The land of rape and honey

Life has certainly been different the last several months with the restrictions in place to try to stop the spread of the COVID-19 pandemic. In Germany we have been fortunate to not be confined totally to the indoors. Going outside for walks, while keeping a minimum distance from people outside of your household has been encouraged. And we were lucky to have some really great weather too – during most of April we enjoyed highs in the 60s to 70s. We have tried to take the opportunity to get outside almost every day. Just a few minute walk from our house and we are walking through fields – all kinds of different fields – strawberries, lettuce, sugar beet, barley, and lots of rapeseed, which is used to make Canola oil. Canola is a new-fangled marketing term for rapeseed oil, because for some reason, people didn’t want to buy rapeseed oil (well, besides the name, they also did some selective breeding in the 1970s to make the oil look and taste better). They grow lots of rapeseed in Canada, and thus they re-branded it as Canola oil. In fact, the town of Tinsdale, Saskatchewan was known as “the land of rape and honey” until just a few years ago. The industrial band Ministry learned of this fact and thought it was funny, thus they used it for the title of their third studio album (I had a dubbed version of this album on cassette tape when I was in middle school). One final note, in Germany, rapeseed oil is currently primarily used for the production of biodiesel.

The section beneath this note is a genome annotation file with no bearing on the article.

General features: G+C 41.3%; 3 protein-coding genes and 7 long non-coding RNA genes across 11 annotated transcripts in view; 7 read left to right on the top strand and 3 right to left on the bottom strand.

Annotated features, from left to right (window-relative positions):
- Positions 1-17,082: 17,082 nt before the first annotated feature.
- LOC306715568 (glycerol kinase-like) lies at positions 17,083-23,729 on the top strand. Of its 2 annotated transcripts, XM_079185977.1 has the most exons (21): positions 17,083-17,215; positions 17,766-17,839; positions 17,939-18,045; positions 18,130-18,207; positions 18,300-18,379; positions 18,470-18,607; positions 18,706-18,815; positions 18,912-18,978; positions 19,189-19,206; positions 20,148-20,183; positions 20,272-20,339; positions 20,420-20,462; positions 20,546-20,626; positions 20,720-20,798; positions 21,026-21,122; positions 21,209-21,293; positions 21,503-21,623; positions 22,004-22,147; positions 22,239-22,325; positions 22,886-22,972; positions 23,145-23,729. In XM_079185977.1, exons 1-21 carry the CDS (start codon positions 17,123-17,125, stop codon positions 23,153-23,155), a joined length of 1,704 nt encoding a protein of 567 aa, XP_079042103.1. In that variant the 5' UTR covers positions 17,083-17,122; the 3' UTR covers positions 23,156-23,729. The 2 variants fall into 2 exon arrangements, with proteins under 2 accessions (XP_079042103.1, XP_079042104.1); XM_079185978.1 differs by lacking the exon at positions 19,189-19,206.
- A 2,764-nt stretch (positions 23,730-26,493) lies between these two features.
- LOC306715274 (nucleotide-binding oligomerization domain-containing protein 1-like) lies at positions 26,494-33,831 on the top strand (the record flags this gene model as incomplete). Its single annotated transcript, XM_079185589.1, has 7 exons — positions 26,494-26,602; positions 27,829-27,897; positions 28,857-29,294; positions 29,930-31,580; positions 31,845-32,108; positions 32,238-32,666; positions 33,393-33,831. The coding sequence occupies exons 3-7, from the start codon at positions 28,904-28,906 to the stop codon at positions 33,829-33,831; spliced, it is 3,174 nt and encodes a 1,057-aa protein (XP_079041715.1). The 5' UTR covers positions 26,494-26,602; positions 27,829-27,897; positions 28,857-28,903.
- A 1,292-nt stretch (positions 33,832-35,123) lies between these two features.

Metropolis and Soap Box derby


Clare has a yearly retreat this Monday and Tuesday where all her colleagues present what they have been doing for the past 6 months. Most of her colleagues have spent the last 2 weeks working on their presentations, but we were on vacation, which means that Clare had to work some this weekend. The good news is that there were fun things to do for me and the kids, so we could give her some alone time to work. The bad news is that she missed them 🙁

Saturday the local movie theater Metropolis (which is in the old train station in Würselen) celebrated its 30th anniversary with an open house. They had food and games, short movies, and music. One of the games was a tall pole with several hooks on it at different heights, and you had to try to throw a bike tire to land on the hooks. It was quite fun (unfortunately I accidentally hit Meg above her eyebrow one time, so she has a rug burn there now, but it will heal).

Sunday was the 3rd annual soap box derby in Würselen. We missed the one last year for some reason – I think mostly just because we were exhausted from starting school and being in a new country. One nice thing about living in a small town is that whenever we go to one of these festivals, we see people we know – from school, or soccer, or something else. The soap box derby went from about 11:00-17:00. There were a lot of different cars and racers. And of course there was the usual food like bratwurst and french fries, and beer. There was also a bouncy house and face painting. I found it interesting that most of the face painters were only about 12 years old.